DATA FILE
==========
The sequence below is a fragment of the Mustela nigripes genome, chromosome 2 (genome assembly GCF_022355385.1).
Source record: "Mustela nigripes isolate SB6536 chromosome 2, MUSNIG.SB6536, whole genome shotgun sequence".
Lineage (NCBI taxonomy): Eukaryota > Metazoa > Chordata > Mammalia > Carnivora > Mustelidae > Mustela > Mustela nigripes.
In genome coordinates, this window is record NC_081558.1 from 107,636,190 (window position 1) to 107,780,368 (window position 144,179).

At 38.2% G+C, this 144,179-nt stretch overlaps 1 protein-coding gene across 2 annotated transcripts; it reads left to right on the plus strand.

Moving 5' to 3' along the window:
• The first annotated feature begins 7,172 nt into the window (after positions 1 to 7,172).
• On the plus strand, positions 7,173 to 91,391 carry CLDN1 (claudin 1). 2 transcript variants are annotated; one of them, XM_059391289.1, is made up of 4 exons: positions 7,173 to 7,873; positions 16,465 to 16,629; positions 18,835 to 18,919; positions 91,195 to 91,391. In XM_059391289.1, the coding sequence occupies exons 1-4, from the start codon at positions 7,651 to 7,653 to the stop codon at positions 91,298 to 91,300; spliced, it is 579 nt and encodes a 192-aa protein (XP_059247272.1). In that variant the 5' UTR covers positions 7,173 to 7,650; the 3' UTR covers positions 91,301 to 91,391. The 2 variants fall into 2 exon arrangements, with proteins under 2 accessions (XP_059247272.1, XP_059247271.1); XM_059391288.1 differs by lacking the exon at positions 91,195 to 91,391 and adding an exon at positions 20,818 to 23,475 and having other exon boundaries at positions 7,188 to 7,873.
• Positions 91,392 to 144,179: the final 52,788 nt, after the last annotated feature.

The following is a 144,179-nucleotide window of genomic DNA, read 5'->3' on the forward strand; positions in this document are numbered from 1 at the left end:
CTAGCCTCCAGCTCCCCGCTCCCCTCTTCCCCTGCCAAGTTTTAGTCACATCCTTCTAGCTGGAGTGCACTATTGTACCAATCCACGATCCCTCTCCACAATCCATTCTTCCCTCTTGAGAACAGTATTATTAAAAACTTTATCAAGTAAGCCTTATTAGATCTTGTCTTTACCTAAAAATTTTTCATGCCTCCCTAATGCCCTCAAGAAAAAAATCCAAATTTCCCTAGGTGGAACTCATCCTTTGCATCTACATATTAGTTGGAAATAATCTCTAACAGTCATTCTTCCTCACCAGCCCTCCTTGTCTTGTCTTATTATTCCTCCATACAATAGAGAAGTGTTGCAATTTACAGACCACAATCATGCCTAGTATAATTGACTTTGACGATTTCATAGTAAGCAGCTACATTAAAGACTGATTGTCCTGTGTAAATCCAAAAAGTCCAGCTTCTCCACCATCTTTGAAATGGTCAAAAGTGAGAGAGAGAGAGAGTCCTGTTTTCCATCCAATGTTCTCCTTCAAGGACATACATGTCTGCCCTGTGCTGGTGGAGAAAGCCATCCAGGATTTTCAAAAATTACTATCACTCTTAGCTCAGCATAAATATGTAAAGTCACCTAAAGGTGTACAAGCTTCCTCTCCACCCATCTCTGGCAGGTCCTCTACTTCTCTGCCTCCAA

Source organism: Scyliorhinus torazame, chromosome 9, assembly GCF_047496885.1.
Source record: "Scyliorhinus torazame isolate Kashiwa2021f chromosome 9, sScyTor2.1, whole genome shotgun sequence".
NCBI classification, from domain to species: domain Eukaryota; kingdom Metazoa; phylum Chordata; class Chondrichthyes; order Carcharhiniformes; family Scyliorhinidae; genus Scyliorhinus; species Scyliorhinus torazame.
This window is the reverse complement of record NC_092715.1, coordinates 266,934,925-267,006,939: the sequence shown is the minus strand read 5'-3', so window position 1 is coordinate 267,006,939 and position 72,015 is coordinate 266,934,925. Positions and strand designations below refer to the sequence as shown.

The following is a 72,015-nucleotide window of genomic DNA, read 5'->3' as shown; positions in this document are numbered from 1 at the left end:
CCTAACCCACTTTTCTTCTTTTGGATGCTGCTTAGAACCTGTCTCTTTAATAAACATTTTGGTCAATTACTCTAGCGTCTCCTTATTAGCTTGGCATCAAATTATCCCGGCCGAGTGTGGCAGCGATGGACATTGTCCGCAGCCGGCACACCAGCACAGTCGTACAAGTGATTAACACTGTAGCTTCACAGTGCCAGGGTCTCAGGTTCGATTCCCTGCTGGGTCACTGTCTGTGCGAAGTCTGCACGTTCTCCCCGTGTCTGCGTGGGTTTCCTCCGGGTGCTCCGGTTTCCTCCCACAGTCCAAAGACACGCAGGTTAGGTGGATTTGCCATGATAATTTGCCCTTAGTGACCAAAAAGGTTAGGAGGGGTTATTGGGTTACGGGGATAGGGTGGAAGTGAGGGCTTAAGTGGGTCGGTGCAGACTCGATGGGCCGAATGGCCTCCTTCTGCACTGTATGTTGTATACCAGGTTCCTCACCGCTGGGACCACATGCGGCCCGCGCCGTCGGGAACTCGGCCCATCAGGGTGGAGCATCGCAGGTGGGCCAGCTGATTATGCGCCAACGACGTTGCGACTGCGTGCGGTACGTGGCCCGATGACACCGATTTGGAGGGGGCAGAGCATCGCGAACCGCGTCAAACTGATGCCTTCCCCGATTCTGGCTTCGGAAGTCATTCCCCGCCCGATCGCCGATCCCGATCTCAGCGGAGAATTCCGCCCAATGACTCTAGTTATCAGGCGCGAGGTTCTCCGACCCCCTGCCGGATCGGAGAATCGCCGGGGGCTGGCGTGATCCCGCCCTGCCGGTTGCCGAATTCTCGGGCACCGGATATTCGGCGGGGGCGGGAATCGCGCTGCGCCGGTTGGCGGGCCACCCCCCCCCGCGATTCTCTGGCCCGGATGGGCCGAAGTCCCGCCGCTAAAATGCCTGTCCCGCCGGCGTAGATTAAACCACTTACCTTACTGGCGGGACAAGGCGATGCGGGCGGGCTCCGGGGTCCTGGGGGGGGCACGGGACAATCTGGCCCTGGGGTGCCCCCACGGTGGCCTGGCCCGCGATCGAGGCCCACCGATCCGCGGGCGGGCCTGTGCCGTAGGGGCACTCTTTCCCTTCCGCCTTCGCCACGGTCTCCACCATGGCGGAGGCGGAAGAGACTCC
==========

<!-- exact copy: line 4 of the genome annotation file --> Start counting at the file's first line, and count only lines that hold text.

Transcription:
In genome coordinates, this window is record NC_081558.1 from 107,636,190 (window position 1) to 107,780,368 (window position 144,179).